Do you seek to be in charge of your financial future, or are you trying to be in control? Being “in charge” implies that you are taking responsibility. Trying to be “in control” means you are attempting to command or regulate what occurs.
We often advise clients that “inputs determine outcomes”. This means that a conscious decision-making process drives these inputs and that they are directly tied to your specific long-term goals. What you save, what you spend, how you invest, and how you behave are factors where you can exert responsibility… where you can be in charge. While these variables directly influence outcomes, the specific results are very difficult to control entirely.
Those of us with the “Y” chromosome are particularly vulnerable to falling directly into the “control trap”. For some reason, men believe that the entire realm of personal finance is an area reserved for them and therefore can be “controlled”. Research done by Dr. Terrance Odean at UC-Berkeley confirms that men trade stocks more than women; hold on to losing positions longer, and achieve overall lower investment returns. So much for being “in control”.
We ask clients to accept the broad wisdom of the markets. This means giving up some “control”. Tens of millions of participants in the markets determine stock prices every day. Their collective wisdom trumps ours.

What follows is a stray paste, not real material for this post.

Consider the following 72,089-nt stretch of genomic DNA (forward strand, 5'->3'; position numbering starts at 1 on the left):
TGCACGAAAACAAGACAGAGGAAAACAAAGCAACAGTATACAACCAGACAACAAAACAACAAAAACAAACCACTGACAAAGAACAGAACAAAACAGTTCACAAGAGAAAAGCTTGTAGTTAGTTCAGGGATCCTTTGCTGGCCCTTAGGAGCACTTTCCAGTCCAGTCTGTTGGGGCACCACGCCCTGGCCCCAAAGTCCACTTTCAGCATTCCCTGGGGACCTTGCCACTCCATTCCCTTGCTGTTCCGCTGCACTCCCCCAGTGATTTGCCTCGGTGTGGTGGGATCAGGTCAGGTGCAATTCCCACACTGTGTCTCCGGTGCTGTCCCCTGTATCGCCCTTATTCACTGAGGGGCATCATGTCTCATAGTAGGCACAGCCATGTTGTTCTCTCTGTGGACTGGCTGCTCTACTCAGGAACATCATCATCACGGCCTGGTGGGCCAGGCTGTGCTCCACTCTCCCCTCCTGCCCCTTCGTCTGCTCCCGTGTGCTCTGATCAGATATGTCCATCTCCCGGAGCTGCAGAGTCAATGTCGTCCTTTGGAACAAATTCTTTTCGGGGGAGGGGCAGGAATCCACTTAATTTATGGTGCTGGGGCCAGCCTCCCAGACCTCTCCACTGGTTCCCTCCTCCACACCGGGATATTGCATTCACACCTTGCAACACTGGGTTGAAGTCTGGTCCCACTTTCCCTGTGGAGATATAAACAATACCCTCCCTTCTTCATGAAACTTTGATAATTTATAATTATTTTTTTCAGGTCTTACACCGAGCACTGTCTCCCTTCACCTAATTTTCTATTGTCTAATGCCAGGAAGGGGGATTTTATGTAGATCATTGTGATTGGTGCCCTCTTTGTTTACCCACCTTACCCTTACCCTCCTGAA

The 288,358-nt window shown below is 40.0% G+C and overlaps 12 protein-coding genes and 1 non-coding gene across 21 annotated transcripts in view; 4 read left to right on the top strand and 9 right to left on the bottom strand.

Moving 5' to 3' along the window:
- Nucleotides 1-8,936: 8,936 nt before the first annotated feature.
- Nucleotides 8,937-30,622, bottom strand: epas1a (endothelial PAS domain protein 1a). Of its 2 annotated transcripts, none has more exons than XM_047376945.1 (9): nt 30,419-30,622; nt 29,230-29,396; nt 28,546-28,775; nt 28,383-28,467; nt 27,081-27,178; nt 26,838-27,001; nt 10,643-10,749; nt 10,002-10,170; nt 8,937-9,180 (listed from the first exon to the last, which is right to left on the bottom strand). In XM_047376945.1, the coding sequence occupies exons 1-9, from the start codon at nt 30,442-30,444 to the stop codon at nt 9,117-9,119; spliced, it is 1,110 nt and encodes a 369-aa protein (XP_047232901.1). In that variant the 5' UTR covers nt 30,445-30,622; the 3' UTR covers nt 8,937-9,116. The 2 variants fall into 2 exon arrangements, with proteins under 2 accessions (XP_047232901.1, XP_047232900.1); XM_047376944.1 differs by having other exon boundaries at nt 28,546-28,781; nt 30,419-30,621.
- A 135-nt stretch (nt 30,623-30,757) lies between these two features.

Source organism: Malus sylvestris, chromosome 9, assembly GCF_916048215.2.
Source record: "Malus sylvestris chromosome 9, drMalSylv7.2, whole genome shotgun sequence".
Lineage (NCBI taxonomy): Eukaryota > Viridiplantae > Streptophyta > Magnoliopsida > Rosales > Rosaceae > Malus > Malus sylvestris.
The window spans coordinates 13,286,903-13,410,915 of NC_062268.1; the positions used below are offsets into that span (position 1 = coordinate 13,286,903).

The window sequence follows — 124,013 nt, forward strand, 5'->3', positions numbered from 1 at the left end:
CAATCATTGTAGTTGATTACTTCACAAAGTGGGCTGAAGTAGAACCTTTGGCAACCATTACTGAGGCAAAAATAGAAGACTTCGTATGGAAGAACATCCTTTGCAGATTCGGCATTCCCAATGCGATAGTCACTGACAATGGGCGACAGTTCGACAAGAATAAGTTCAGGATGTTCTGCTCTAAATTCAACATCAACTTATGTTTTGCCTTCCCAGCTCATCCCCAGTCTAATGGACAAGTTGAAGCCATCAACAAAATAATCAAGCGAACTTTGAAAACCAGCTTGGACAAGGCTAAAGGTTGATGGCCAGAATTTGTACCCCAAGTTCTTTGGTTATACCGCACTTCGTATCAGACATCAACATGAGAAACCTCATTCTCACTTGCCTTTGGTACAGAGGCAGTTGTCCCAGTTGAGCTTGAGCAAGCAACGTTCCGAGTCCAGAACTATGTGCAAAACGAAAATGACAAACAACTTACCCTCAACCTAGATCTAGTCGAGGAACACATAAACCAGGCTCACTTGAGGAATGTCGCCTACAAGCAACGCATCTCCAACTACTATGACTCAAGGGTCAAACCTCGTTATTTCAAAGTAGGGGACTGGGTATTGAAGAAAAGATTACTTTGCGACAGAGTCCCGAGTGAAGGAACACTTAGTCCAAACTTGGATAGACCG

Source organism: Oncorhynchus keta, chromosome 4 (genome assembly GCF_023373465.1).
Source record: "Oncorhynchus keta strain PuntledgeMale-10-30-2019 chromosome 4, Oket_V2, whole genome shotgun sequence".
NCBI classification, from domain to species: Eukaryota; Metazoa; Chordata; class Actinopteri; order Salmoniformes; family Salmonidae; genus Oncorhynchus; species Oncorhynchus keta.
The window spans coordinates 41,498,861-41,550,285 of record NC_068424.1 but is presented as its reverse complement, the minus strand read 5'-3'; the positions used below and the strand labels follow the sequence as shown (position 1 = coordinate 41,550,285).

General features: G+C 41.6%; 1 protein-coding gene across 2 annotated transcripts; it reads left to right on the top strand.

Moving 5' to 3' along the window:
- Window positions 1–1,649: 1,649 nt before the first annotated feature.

To think that any of us as individuals can systematically “control” these prices is not realistic. To believe that we know better than the millions of others is the face of the behavioral bias known as “overconfidence”. A 2012 study from the State Street Center for Applied Research found that most individuals rate their financial sophistication as “advanced”. Despite this high self-rating, the group scored an average of 61 on a basic financial literacy exam. There seems to be a huge disconnect between actual knowledge and perceived financial sophistication.
Doctors, lawyers, architects, and engineers are trained for their specific functions. Most investors are not trained to “outguess” the markets. Professor Odean says, “ Individuals aren’t as bad at picking stocks as many people think…they’re worse”. Ceding “control” is often the first step towards long-term financial independence. Ready for a real conversation?